As they said they would, the Giants built a board and played it straight — grabbing their Best Player Available at each slot. They went college heavy because this weird 5-round draft held in the perpetual silence of coronavirus stillness was always set up to be a college heavy pool. In the absence of games, extended track records was going to play to the college kids advantage. They liked their Cape guys because the Cape was nearly the last meaningful baseball anybody was able to scout. All the teams like their Cape guys. The Giants didn’t try to game the proceedings with their extra pool allowance. They didn’t chase shiny upside without track record or without spring growth to follow.

They did, really, what the Giants have long done, with many of the same scouting core who have been doing it for the Giants for years — they got out there and scouted and found guys they liked. Sleepers and grinders and a dude from Wappingers Falls. Oh my! Guys they think they can develop. Guys think they can win with. Guys they think will have value. The way they’ve always done. Of course, doing things the way they’ve always done was, we thought, the thing that got a lot of the “they” relieved of their duties. Which I suppose is what gave this experience it’s overall feel of cognitive dissonance. But behind the scenes there were transitions happening, a more integrated melding of eyes and equations, and if you look hard it’s not too hard to see where the two flushed together.

So yes. While other teams were making splashes by grabbing seemingly unsignable talents in late rounds (looking at you Padres, Mets, and Cards, damn your souls!), the Giants, as they so often have in the past, hewed to their own row and plowed them a field. Retrospects on this approach may come later. But for now, let’s just pause, breath in the morning air, say “huh, how ‘bout that!” and start looking through what it is that the Giants’ scouting group found last night.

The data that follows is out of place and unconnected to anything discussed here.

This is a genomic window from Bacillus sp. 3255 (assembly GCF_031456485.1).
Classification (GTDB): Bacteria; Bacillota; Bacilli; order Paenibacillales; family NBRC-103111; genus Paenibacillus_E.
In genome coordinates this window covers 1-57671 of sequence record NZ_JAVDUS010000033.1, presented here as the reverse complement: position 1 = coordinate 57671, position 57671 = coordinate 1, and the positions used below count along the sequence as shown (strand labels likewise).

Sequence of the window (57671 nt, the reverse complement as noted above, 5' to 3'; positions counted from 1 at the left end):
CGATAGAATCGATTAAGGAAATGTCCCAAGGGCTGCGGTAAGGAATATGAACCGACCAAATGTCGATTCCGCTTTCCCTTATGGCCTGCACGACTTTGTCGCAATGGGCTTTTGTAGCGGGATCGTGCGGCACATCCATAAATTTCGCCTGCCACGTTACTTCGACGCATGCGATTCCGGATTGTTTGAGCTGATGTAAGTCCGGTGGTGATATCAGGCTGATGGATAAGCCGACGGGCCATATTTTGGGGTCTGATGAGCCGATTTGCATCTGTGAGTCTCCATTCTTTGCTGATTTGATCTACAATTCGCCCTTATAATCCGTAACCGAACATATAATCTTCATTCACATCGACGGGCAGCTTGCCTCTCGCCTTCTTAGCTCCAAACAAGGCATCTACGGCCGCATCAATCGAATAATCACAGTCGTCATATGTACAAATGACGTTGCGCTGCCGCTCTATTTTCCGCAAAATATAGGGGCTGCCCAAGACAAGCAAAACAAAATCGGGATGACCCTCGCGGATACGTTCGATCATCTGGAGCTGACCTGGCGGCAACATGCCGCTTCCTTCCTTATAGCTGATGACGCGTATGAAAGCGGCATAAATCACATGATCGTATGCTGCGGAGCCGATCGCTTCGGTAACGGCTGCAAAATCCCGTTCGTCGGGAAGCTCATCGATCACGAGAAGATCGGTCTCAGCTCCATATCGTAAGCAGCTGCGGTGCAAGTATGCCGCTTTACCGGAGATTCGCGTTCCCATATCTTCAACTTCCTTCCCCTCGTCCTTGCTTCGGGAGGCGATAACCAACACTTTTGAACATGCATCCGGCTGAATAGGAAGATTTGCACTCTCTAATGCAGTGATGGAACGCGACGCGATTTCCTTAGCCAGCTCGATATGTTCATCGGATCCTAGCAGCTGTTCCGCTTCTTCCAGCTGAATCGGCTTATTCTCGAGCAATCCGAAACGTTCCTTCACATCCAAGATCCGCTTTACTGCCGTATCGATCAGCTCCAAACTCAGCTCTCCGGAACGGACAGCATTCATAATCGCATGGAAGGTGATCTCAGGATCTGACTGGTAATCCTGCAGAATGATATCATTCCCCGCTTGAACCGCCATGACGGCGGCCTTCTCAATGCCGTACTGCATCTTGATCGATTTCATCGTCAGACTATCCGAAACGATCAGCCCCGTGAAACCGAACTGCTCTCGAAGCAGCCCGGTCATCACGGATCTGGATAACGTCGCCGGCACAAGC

Before I start with the Day 2 folks, I do want to amend something I wrote in Thursday night’s piece on 1st rounder Patrick Bailey. It seems as if the normally reliable The Baseball Cube fed me some bad data. Bailey was apparently a .302/.411/.568 hitter at NC State rather than, as I had said .322/.429/.602. Double-check your sources, Roger! And his career BB/K ratio in college was 86/93 with a little more swing and miss than you’d love to see. So, I’ll play down slightly the ability to hit with Bailey and focus on the control of the strike zone and power from both sides.

Ok, on to Day Two:

Pick #49: Casey Schmitt, 3b/RHP San Diego State

Do you like Matt Chapman? Well, of course you do! Who doesn’t? The former Cal State Fullerton star has been one of the dozen or so most valuable players in the majors the last two years! And now you have a Matt Chapman of your very own to love!

Like Chapman, Schmitt brings the following mix of tools:

  • Plus defensive actions at 3b

  • Plus, plus arm which he uses both on defense and on the mound

  • Decent control of the strikezone (drink!)

  • Above average power

  • Some strikeout issues

  • Huge fastball off the mound

Yep, it’s a perfect Matt Chapman starter kit alright — with a side of Michael Lorenzen! While the MLB commentators above seemed to feel pitching was more of a fallback option, Schmitt is a legit two-way prospect and it will be fascinating to see how the Giants handle his development. In the ideal world, Schmitt might one day repeat for the Giants his incredible performance in the final game of the Cape Cod League championship series when he hit two HRs and pitched a scoreless 9th inning to deliver Cotuit the title (and take playoff MVP honors for himself). Though Schmitt showed up lower on a lot of rankings, he was a legit 2nd round kid who dropped somewhat due to surgery for a torn meniscus that slowed him in the spring.